TULSA, Okla. - MicroSociety International recently awarded Three STARs to Man Elementary School, the second highest recognition of excellence awarded to a school participating in the MicroSociety program.
MicroSociety International created its STAR program to recognize member schools/programs that demonstrate a "high commitment to academic standards, student empowerment and leadership, innovation and community engagement," according to a press release. The results are compiled from a lengthy survey, telephone interviews and on-site observations and assessments.
Man Elementary was given the award at the 27th annual MicroSociety International Conference in Tulsa, Oklahoma, which was held from July 21-24. The distinction came during the conference's George Awards, named after MicroSociety founder Dr. George H. Richmond.
"Man Elementary School's goal, to 'lead by example,' is pervasive throughout the school as educators use the MicroSociety model to encourage student spirit and innovation in school initiatives so that students learn by doing," reads the official MicroSociety release. "Having implemented the model within the past year, Man Elementary's commitment to the growth of its students and its school has been proven by their practice of MicroSociety."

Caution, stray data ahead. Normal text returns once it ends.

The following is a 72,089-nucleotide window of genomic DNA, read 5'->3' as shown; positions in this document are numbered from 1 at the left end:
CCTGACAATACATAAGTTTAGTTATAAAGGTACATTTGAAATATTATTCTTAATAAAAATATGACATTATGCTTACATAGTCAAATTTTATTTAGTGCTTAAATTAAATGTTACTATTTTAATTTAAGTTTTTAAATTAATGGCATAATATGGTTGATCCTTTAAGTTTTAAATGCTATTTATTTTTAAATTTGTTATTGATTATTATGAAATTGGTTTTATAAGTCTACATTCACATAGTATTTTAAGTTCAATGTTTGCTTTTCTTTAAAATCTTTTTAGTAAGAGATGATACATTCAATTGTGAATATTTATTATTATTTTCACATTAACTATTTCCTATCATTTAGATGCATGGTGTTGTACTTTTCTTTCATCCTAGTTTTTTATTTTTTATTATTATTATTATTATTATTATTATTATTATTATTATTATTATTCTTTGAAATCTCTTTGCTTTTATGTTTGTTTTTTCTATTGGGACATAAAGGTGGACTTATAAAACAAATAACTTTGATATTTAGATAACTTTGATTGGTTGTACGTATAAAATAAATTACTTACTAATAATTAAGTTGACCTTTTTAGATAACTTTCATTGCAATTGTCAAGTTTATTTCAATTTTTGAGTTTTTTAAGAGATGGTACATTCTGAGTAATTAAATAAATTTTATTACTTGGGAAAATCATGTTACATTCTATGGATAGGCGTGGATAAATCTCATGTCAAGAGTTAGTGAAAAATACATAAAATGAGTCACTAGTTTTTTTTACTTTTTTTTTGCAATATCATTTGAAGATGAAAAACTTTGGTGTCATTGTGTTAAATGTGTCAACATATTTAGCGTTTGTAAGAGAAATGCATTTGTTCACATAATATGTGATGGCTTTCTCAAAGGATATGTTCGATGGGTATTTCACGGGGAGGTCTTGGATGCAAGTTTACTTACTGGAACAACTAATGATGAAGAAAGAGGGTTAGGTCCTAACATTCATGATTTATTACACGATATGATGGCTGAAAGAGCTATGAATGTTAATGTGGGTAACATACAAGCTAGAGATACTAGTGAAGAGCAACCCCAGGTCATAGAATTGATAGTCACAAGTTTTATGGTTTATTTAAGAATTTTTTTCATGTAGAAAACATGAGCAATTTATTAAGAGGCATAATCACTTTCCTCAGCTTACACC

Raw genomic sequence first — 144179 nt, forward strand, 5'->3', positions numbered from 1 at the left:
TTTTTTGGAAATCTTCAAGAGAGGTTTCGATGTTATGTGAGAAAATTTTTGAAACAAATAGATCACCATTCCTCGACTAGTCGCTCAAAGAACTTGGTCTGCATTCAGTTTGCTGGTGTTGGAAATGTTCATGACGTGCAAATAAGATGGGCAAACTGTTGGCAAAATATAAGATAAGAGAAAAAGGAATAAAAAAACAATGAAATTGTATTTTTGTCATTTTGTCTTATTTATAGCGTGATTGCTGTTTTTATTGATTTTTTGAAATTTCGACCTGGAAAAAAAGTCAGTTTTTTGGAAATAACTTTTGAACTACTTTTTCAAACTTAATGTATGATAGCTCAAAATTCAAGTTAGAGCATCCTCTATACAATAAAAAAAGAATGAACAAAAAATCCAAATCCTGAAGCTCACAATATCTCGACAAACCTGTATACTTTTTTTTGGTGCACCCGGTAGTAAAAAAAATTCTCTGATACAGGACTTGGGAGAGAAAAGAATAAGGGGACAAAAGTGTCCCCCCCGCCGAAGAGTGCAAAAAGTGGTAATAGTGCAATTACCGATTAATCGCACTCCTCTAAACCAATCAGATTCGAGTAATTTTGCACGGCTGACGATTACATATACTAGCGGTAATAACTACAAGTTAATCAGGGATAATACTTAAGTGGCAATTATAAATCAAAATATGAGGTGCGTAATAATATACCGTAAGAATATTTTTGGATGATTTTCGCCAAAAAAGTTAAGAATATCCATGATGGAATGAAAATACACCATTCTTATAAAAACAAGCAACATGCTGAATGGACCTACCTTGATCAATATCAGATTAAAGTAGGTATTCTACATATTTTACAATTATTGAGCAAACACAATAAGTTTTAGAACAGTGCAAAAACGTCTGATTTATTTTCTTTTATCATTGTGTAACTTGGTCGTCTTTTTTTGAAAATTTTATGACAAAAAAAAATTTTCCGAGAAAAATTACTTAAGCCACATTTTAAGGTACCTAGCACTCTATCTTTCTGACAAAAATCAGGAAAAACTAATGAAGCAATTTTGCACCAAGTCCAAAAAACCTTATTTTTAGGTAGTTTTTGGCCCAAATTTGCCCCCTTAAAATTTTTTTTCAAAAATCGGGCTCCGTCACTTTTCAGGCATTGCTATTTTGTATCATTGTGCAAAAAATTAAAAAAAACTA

Man Elementary introduced the MicroSociety program in early 2018. Under the program, students operate a community within the school called "Pioneerville," where they are given real-life jobs such as bankers, media writers, governmental office holders and more.
Man Elementary's implementation of MicroSociety has been consistently praised by school and board officials alike, both at local, state and national levels, with the STAR award being the latest. Its success has led to other schools in the county, such as Logan Middle School, to implement it to various degrees.
The Logan County Commission discussed the school's distinction at its meeting Monday, Aug. 26.
"I've gone to the MicroSociety events that they've had at the school, and I think everybody who gets an opportunity should do that," said Logan County Board of Education member Jeremy Farley. "It's a little community, and I actually sat in on one of the judicial components of that, where kids elected their judges and they elect kind of a hall officer, and one of the citizens got in trouble for speeding, so they had to go to court so the judge had to rule on what the punishment would be. It's a real learning opportunity for children to put themselves in everyday positions - to be entrepreneurs, to be judges, lawyers, police officers - different people that we have in our society and see what role they play and what sort of education and things they need to know."
Dylan Vidovich is a news reporter for HD Media. Contact him by phone at 304-896-5196.